Wednesday, February 6, 2013

Dark Zante Currant Saison Tasting

12 oz of Zante Dark Currant Saison in a ~30 oz glass.With the second test batch for Modern Times Lomaland saison bubbling away next to a radiator and on a heating pad (it is similar to the first batch, but with wheat in place of spelt and fermenting with WY3711), I wanted to post a tasting of a dark saison I brewed around the same time I began working with the brewery. Brewed fall 2011, this is the fourth in the series of dark saisons my friend Alex and I have brewed. This is the darkest thus far, with cold steeped roasted barley added to the boil. Fermentation was a mixture of saison yeast and several Brett strains (including some White Labs American Farmhouse sent to me by Brandon who writes the always fascinating Embrace the Funk blog); the beer was aged on dried Zante currants and an oak stave that had previously soaked in a red wine barrel.

Dark Funky Saison IV

Appearance – Dark brown with amber-ruby highlights when held to the light. Head retention is dreadful, the thin mocha head fizzing out almost completely in less than a minute.

Smell – Lots of dank Brett funk. Raisin (probably the currants) is the lead fruit, but there is a red wine as well. I'd initially worried that I'd pulled the beer off the fruit too early (to avoid over-oaking), but the currant is at about the right level. As it warms, vanilla from the oak becomes apparent, as does some toasty malt.

Taste – Similar to the nose, with damp leaves, port, cherries, but also a subtle light-roast coffee dark malt flavor. Cold steeping the dark malt successfully prevented them from adding a harsh or acrid character. This is a dry beer, but not overly so, it is after all saison-inspired. The only issue is that all of this complexity covers up the simple peppery flavors of the primary fermentation. Lightly tart, minimal bitterness, slight warming alcohol.

Mouthfeel – Thin, but not watery. Solid carbonation, lower than many spritzy saisons, but I tend to like dark beers a bit under-carbonated compared to pale beers. Somewhat tannic from the oak, but it isn’t obnoxious.

Drinkability & Notes – Really happy with the way this batch turned out. Rich flavors in a drinkable package. The right saison for a winter evening, like the other version I’ll be enjoying this one for years to come!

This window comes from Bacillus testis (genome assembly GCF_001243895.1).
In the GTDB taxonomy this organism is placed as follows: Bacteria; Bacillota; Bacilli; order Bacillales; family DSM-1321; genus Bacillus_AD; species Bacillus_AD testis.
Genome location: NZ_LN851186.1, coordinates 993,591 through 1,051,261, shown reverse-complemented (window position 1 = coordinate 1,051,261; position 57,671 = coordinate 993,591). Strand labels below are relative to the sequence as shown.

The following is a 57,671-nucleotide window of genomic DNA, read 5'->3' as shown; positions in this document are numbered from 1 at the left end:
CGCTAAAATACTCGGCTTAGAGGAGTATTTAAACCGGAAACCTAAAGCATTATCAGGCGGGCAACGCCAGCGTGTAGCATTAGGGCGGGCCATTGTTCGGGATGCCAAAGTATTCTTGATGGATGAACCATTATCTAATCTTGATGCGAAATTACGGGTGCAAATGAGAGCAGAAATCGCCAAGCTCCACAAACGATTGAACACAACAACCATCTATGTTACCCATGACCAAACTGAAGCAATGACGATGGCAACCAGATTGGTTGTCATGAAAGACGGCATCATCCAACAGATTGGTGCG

derek said...

This is a fascinating beer. Trying to wrap my head around how those roast flavors are working. Do they add to the overall package or are they just there?

The Mad Fermentationist (Mike) said...

I think the raisin character from the currants wouldn't meld well with the clean-graininess of the Pilsner malt of a "standard" saison. The toasty-roasty malt in this one is subtle, but it would be a very different beer without it.

Pewther said...

Hi Mike, have you tried this beer recently? If so how has it developed?

The Mad Fermentationist (Mike) said...

So far it is my favorite of the dark saison series! Held up well, although carbonation has climbed slightly over the years. Just a couple bottles left (maybe a big 10-year blow-out tasting?)

Radiohead78 said...

Hi Mike, in December, I bottled an extract and specialty grains version of this fermented with the Yeast Bay's Saison Brett #1. It had aged for about 11 months before bottling. I re-yeasted with Red Star Pasteur Blanc. After more than two months in the bottle I was shocked by the fizzy head that dissipated so quickly. I decided to check your tasting notes, and I see that your beer also had bad head retention. Do you recall if yours was really fizzy as well, and do you have any idea why this might have happened?


The Mad Fermentationist (Mike) said...

The currants are coated with a thin layer of oil to prevent sticking. I tried to remove the majority of it with StarSan, but that's never perfect. I don't recall this one being worse that average, sours in general don't have terrific head retention thanks to the omnivorous microbes. Fizzy sounds like too much CO2 though?